Of course, a good position and good latch continue to be key to reducing nipple soreness. Where I used to see recommendations that if the latch isn’t good, you should break suction and try again, more recommendations now say that most latch issues can be fixed by: tucking baby in closer to the parent so there’s no gap between them and making sure baby is aligned (ears, shoulders and hips in a line.) “Adjust the body, adjust the breast, adjust the baby” – microadjustments in each can fix the latch.

Yeast Infection?

Some breastfeeding parents with persistent nipple pain during and between feeds also may have shiny pink nipples with white flakes of skin. In the past, this was often diagnosed as a yeast infection and treated with antifungal medications. But there’s no evidence that candida causes the nipple pain, and antifungal treatments are no more effective at treating it than doing nothing.


In the past, I have been told to recommend lanolin, hydrogel dressings and other moist wound healing approaches. Current research indicates that hydrogel, lanolin, antifungal creams, Vaseline, expressed breast milk and all-purpose nipple ointment are no more effective at reducing nipple pain than it is to do no treatment at all, and some may actually delay healing due to moisture related damage.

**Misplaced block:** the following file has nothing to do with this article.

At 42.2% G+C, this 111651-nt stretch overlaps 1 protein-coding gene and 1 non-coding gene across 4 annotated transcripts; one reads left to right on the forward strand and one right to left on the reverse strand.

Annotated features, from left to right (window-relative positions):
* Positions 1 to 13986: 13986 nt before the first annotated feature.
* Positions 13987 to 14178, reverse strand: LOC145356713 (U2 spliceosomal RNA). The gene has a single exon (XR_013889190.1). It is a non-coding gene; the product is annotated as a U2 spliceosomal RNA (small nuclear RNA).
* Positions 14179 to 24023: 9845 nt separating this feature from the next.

Most nipple pain reduces to mild levels by 7 to 10 days postpartum no matter what you do or don’t do.

Anatomy / Engorgement / Mastitis

We have a new understanding of breast anatomy based on ultrasound imaging vs. cadaver study as past models were based on. A summary is here: “Anatomy of the Lactating Breast,” Medela. And the research: D. T. Ramsay et al., “Anatomy of the Lactating Human Breast Redefined with Ultrasound Imaging,” Journal of Anatomy 206, no. 6 (2005): 525–34.

Here is an image from the Ramsay article with an artist’s impression of breast anatomy – note how this differs from older illustrations showing “bunches of grapes” in the alveoli and lactiferous reservoirs.

breast anatomy illustration

We have learned there are not sinuses / reservoirs that store milk in the breast. Only about 1 – 10 ml can be expressed before a let-down. So, getting a good latch so you get a good letdown is essential.

Plugged Ducts?

We used to teach about plugged ducts, saying that milk was clogging a duct, and we had all sorts of advice for placing baby’s mouth so it lined up with the lump, and massaging as the baby nursed, or using a vibrating device like an electric toothbrush to relieve that. Based on new learnings about breast anatomy, clogged ducts are not actually possible. “Ducts in the breast are innumerable and interlacing and it is not physiologically or anatomically possible for a single duct to become obstructed with a macroscopic milk ‘‘plug.’” (Mitchell, et al) And deep tissue massage to relieve a clogged duct can worsen edema, inflammation and pain.